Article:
The Dirt - Where Have You Been?!

Jason Levin

The Dirt - Where Have You Been?!

Q: Hey, where have you been Dirt blog?

A: After 213 monthly issues of The Dirt (that’s almost 18 years worth of monthly blog posts!)
we decided to put The Dirt on ice for a spell. We'd wanted to take some time to come up with a plan
to freshen it up and make it more compelling for your end of the team. The Dirt was initially created
to give you the 411 on what is going on with us. But, we were missing something. Now we’ll focus on
what is going on with us that is relevant to you! We think we have it (but we’ll let you be the judge of that...)
Let us know!

Q: So, what’s first?

A: For our 214th edition, we want to start with where it all begins; the actual dirt - or soil.
You might say: "what does the dirt have to do with me"? Well, here’s the deal, if we don’t get the soil right,
then we won’t get sunflowers that last. Soil selection and preparation are fundamental to growing great sunflowers!

Q: Ok. I’ll bite, tell me more.

A: In the rainy winter months we select land in the deserts of Sonora and in Southern Baja for their sandy soils.
Sandy soil is dry, gritty to the touch, and has large particles.
This means that water drains rapidly through it.
In the rainy season it’s critical that our soil drains quickly after a big rain.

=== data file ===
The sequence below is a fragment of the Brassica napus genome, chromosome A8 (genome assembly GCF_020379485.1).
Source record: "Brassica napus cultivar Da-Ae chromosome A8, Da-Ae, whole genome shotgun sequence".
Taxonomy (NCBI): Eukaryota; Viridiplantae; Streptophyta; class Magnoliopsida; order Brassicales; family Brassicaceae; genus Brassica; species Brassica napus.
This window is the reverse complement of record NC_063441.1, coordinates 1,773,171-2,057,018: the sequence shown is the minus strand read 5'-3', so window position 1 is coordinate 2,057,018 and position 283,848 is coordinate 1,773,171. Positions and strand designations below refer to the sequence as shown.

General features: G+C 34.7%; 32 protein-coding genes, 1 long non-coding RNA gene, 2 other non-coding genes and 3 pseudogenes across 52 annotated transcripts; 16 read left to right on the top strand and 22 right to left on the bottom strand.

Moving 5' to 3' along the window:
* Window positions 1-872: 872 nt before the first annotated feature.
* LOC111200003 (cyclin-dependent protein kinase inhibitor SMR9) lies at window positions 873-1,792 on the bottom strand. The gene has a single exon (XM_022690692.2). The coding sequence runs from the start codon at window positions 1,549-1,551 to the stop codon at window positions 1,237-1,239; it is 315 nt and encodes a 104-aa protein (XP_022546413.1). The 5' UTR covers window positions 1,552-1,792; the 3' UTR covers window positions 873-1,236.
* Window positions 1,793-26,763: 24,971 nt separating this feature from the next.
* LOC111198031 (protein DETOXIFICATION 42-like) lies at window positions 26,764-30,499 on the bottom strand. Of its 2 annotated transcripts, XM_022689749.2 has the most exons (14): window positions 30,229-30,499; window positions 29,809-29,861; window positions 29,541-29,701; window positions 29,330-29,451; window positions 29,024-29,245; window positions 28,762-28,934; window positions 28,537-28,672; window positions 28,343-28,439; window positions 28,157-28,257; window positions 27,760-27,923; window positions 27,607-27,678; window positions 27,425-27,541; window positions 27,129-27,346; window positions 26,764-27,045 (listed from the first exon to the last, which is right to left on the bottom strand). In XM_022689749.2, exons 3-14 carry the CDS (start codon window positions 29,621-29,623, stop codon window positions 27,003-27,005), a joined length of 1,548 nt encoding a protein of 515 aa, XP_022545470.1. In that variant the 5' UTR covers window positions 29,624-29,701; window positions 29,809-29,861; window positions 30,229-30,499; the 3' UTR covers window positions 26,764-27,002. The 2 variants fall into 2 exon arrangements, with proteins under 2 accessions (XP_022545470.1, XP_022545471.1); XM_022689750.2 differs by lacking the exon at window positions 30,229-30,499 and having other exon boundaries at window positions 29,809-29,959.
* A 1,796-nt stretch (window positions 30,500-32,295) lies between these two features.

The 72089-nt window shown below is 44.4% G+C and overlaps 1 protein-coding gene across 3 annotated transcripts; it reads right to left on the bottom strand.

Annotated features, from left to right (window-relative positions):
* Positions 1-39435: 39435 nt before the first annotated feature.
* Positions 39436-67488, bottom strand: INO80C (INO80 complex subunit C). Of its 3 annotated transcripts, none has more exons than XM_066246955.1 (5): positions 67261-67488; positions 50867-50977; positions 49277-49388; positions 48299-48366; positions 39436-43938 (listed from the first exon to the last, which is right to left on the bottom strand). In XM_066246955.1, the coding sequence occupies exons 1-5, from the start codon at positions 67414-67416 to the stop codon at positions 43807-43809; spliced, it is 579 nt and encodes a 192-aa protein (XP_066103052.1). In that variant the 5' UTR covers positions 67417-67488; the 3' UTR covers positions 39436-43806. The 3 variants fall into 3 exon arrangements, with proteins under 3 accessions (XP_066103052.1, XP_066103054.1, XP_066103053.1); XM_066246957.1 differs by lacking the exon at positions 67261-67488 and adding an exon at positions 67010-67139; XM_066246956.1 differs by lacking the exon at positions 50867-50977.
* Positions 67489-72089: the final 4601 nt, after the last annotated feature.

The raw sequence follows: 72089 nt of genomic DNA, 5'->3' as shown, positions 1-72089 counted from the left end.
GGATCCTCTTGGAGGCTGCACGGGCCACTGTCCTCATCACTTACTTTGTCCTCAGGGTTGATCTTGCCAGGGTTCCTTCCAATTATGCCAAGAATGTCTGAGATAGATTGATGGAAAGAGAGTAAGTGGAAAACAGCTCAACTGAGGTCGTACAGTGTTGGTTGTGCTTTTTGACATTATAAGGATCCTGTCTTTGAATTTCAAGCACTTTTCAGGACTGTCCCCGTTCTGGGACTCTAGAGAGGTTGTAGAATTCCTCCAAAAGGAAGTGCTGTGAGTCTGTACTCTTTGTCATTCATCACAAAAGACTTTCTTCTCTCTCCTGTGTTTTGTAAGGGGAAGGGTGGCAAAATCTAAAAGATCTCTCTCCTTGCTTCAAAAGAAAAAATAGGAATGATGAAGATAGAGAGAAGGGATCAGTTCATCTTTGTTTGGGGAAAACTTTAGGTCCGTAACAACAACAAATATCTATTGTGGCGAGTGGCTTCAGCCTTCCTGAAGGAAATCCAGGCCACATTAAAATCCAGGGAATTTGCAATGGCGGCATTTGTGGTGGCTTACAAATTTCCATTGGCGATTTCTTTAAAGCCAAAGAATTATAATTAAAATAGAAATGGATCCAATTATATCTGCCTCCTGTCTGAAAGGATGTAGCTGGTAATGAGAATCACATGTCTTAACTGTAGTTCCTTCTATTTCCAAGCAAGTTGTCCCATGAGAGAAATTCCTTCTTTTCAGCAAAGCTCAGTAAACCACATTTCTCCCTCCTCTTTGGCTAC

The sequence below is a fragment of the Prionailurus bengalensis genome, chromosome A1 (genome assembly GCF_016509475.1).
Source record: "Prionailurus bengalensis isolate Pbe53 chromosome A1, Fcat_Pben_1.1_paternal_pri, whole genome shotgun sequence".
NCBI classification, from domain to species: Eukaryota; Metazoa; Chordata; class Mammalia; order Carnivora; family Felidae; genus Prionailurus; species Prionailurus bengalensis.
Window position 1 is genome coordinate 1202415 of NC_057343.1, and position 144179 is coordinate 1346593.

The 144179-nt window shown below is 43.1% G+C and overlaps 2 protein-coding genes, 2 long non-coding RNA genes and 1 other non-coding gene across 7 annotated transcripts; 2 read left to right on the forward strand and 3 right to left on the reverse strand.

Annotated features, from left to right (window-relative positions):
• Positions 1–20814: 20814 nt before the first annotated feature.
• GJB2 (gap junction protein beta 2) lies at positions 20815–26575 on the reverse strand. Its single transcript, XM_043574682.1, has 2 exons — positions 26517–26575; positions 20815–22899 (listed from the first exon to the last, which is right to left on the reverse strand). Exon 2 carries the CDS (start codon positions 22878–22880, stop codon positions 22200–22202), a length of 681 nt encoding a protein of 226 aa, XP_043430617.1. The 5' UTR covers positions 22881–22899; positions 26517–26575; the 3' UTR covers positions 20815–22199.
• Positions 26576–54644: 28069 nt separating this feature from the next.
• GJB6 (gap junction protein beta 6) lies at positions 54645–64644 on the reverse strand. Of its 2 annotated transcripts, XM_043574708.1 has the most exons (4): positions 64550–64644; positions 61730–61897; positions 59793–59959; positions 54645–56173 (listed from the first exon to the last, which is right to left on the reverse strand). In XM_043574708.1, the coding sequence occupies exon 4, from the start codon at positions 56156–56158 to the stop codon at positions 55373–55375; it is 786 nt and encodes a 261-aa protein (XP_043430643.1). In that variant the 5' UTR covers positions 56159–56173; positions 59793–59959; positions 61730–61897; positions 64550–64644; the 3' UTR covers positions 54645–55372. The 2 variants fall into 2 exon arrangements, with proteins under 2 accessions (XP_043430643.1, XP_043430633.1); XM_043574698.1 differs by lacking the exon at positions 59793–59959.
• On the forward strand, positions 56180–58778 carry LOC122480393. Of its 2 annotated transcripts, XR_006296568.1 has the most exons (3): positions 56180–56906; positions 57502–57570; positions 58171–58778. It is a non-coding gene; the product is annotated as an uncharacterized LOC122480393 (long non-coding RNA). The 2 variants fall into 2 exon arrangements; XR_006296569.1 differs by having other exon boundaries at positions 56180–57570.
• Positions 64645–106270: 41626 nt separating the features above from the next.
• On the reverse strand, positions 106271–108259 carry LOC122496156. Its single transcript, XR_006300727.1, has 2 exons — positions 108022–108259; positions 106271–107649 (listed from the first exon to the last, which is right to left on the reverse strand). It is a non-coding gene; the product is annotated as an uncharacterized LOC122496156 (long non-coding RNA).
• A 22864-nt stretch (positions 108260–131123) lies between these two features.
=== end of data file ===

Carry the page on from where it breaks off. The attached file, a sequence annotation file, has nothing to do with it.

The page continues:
Q: What else do you do?

A: We also form much taller beds than we do in the dry season.

Q: Why is this a good thing?

A: The combination of sandy soil and tall beds means that the rain water is
absorbed quickly and your sunflowers are not standing in water.
Sunflowers sitting in fields full of water are not good for either of us.
If we let this happen, your sunflowers would arrive with rotten stems and droopy heads.
No Bueno. OK?

Q: What do you do in the dry season?

A: In the drier summer season we plant on land that has a much heavier soil.
This soil is a combination of clay, sand, and silt.
It is sticky to the touch when wet, but smooth when it’s dry.

Q: Why is this good?

A: Heavier soil has smaller particles, has good water storage qualities, and is much slower to drain.
We need this to happen when we have no rain and are relying on our own drip irrigation.

Q: Why is this good for me?

A: Well, if we used sandy soil that didn’t hold water, we’d have to use a lot more of our own water
and thus your sunflowers would cost you about $10.00 a stem. No bueno.

Q: Ah. OK, got it. Anything else that I should know?

A: Sure! Before we plant we send soil samples to a lab for analysis.
Our analyst recommends amendments; like chicken manure, finished compost and pulverized limestone.
We then incorporate all of this beauty into the soil to get the PH of the soil nutrition right.

Q: That’s it?

A:  Nope. That’s just the dirt! It is the foundation for all that we do,
so we can talk about the rest later... ;D